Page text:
Protections and privileges. The Law protected slaves from brutalities. A slave was to be set at liberty if mistreatment by the master resulted in the loss of a tooth or an eye. As the usual value for a slave was 30 shekels (compare Ex 21:32), his liberation would have meant considerable loss to the master and, therefore, would have served as a strong deterrent against abuse. Although a master could beat his slave, the slave, depending upon the decision of the judges, was to be avenged if he died under his master’s beating. However, if the slave lingered on for a day or two before dying—this indicating that the master had not intended to kill the slave but to discipline him—he was not to be avenged. (Ex 21:20, 21, 26, 27; Le 24:17) Also, it would appear that for the master to have been considered free of guilt the beating could not have been administered with a lethal instrument, as that would have signified intent to kill. (Compare Nu 35:16-18.) Therefore, if a slave lingered on for a day or two, there would be reasonable question as to whether the death resulted from the chastisement. A beating with a rod, for example, would not normally be fatal, as is shown by the statement at Proverbs 23:13: “Do not hold back discipline from the mere boy. In case you beat him with the rod, he will not die.”
Certain privileges were granted to slaves by the terms of the Law. As all male slaves were circumcised (Ex 12:44; compare Ge 17:12), they could eat the Passover, and slaves of the priest could eat holy things. (Ex 12:43, 44; Le 22:10, 11) Slaves were exempted from working on the Sabbath. (Ex 20:10; De 5:14) During the Sabbath year they were entitled to eat of the growth from spilled kernels and from the unpruned vine. (Le 25:5, 6) They were to share in the rejoicing associated with the sacrificing at the sanctuary and the celebration of the festivals.—De 12:12; 16:11, 14.
First-Century Christian Position. In the Roman Empire slaves were very numerous, with individuals owning hundreds and even thousands of slaves. The institution of slavery had the protection of the imperial government. First-century Christians did not take a stand against governmental authority in this matter and advocate a slaves’ revolt. They respected the legal right of others, including fellow Christians, to own slaves. That is why the apostle Paul sent back the runaway slave Onesimus. Because he had become a Christian, Onesimus willingly returned to his master, subjecting himself as a slave to a fellow Christian. (Phm 10-17) The apostle Paul also admonished Christian slaves not to take improper advantage of their relationship with believing masters. He said: “Let those having believing owners not look down on them, because they are brothers. On the contrary, let them the more readily be slaves, because those receiving the benefit of their good service are believers and beloved.” (1Ti 6:2) For a slave to have a Christian master was a blessing, as his owner was under obligation to deal righteously and fairly with him.—Eph 6:9; Col 4:1.
The acceptance of Christianity by those in servitude placed upon them the responsibility of being better slaves, “not talking back, not committing theft, but exhibiting good fidelity.” (Tit 2:9, 10) Even if their masters treated them unjustly, they were not to render inferior service. By suffering for righteousness’ sake, they imitated the example of Jesus Christ. (1Pe 2:18-25) “You slaves,” wrote the apostle Paul, “be obedient in everything to those who are your masters in a fleshly sense, not with acts of eye-service, as men pleasers, but with sincerity of heart, with fear of Jehovah. Whatever you are doing, work at it whole-souled as to Jehovah, and not to men.” (Col 3:22, 23; Eph 6:5-8) Such fine conduct toward their masters prevented bringing reproach upon the name of God, as no one could blame Christianity for producing lazy, good-for-nothing slaves.—1Ti 6:1.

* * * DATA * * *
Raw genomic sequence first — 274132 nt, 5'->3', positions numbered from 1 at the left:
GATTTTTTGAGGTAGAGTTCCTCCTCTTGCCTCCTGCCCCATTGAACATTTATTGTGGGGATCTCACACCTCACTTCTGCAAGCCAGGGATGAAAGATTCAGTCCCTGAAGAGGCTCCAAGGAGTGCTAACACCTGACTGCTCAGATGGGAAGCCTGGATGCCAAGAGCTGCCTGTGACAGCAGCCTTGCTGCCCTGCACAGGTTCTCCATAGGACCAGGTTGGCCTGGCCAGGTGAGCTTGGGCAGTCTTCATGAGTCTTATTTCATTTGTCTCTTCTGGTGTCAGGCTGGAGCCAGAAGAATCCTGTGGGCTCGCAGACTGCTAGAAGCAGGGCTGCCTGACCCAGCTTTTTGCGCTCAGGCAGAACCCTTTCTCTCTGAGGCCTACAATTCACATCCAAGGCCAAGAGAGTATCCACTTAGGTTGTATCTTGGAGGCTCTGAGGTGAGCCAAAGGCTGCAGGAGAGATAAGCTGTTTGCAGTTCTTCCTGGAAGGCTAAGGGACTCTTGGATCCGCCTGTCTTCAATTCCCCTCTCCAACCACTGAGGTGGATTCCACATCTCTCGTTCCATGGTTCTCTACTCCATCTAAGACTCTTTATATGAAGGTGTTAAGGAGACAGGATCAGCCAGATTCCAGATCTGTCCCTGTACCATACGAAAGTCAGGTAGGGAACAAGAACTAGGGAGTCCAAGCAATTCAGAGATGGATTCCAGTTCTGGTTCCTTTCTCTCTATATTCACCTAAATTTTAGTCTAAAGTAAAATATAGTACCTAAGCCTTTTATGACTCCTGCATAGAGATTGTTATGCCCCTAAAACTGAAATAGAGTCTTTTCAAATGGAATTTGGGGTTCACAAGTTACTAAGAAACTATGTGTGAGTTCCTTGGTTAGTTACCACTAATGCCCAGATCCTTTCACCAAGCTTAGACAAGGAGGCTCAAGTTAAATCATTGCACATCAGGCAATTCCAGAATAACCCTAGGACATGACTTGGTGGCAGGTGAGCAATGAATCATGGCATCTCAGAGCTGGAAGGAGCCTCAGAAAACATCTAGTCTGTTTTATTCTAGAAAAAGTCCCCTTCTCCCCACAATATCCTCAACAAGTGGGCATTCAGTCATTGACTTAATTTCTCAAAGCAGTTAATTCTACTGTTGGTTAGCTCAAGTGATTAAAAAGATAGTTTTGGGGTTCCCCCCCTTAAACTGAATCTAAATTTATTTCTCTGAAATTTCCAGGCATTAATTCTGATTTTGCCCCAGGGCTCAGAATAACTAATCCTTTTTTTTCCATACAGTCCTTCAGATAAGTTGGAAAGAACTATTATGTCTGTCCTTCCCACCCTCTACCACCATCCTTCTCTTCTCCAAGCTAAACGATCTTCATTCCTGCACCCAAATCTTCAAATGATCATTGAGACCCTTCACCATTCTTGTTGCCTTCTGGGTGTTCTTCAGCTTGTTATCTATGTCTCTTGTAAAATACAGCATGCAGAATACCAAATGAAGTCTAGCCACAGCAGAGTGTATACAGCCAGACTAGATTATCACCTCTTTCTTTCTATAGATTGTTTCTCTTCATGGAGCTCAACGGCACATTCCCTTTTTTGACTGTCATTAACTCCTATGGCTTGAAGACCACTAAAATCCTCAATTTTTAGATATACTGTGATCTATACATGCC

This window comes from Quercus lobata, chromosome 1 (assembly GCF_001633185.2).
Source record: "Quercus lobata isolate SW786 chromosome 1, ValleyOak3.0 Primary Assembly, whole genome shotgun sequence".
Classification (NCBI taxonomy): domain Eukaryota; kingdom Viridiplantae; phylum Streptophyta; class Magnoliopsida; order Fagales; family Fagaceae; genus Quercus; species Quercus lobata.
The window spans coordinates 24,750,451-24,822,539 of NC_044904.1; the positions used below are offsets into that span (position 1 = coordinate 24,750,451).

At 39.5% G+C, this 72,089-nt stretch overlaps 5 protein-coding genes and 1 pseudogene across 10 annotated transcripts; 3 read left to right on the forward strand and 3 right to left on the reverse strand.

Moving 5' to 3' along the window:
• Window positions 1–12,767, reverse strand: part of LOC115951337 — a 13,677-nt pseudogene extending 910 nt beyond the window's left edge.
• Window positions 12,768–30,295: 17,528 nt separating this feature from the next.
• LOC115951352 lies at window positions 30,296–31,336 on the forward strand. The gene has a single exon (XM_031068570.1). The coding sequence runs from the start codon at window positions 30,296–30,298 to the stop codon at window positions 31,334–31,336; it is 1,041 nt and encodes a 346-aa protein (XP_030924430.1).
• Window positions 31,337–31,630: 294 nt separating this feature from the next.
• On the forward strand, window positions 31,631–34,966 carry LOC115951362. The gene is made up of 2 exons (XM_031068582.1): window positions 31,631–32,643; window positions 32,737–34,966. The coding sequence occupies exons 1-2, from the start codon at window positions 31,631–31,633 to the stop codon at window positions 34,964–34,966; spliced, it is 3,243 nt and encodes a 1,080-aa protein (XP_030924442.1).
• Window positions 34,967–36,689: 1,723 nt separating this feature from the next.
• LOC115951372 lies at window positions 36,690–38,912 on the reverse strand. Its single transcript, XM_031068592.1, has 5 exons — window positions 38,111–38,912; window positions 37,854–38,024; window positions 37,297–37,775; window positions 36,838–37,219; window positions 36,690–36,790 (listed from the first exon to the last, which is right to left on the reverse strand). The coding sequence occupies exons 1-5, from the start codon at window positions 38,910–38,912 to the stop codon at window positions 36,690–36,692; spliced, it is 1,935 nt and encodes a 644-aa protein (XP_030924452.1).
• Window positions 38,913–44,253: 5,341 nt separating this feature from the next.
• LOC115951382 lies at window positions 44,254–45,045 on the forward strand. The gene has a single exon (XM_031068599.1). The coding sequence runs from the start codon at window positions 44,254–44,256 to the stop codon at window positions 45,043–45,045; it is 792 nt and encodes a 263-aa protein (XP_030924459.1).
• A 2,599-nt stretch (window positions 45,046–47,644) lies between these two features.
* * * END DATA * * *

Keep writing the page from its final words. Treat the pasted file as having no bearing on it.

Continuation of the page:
Of course, a slave’s ‘obedience in everything’ could not include disobeying God’s law, as that would have meant fearing men rather than God. Wrongdoing by slaves, even when committed at the direction of a superior, would not have ‘adorned the teaching of their Savior, God,’ but would have misrepresented and disgraced this teaching. (Tit 2:10) Thus, their Christian conscience would govern.
In the Christian congregation all persons, regardless of their social status, enjoyed the same standing. All were anointed by the same spirit and thus shared in the same hope as members of one body. (1Co 12:12, 13; Ga 3:28; Col 3:11) While more limited in what he could do in spreading the good news, the Christian slave was not to worry about this. If granted the opportunity to gain freedom, however, he would take advantage of it and thereby enlarge his sphere of Christian activity.—1Co 7:21-23.
Enslavement to Sin. At the time the first man Adam disobeyed God’s law, he surrendered perfect control of himself and yielded to the selfish desire to continue sharing association with his sinful wife and pleasing her. Adam’s surrendering himself to his sinful desire made this desire and its end product, sin, his master. (Compare Ro 6:16; Jas 1:14, 15; see SIN, I.) He thus sold himself under sin. As all of his offspring were yet in his loins, Adam also sold them under sin. That is why the apostle Paul wrote: “I am fleshly, sold under sin.” (Ro 7:14) For this reason there was no way for any of Adam’s descendants to make themselves righteous, not even by trying to keep the Mosaic Law. As the apostle Paul put it: “The commandment which was to life, this I found to be to death.” (Ro 7:10) The inability of humans to keep the Law perfectly showed that they were slaves to sin and deserving of death, not life.—See DEATH.
Only by availing themselves of the deliverance made possible through Jesus Christ could individuals be emancipated or gain freedom from this enslavement. (Compare Joh 8:31-34; Ro 7:21-25; Ga 4:1-7; Heb 2:14-16; see RANSOM.) Having been bought with the precious blood of Jesus, Christians are slaves, or servants, of Jehovah God and of his Son, obligated to keep their commands.—1Co 7:22, 23; 1Pe 1:18, 19; Re 19:1, 2, 5; see FREEDMAN, FREEMAN; FREEDOM.
See also FAITHFUL AND DISCREET SLAVE.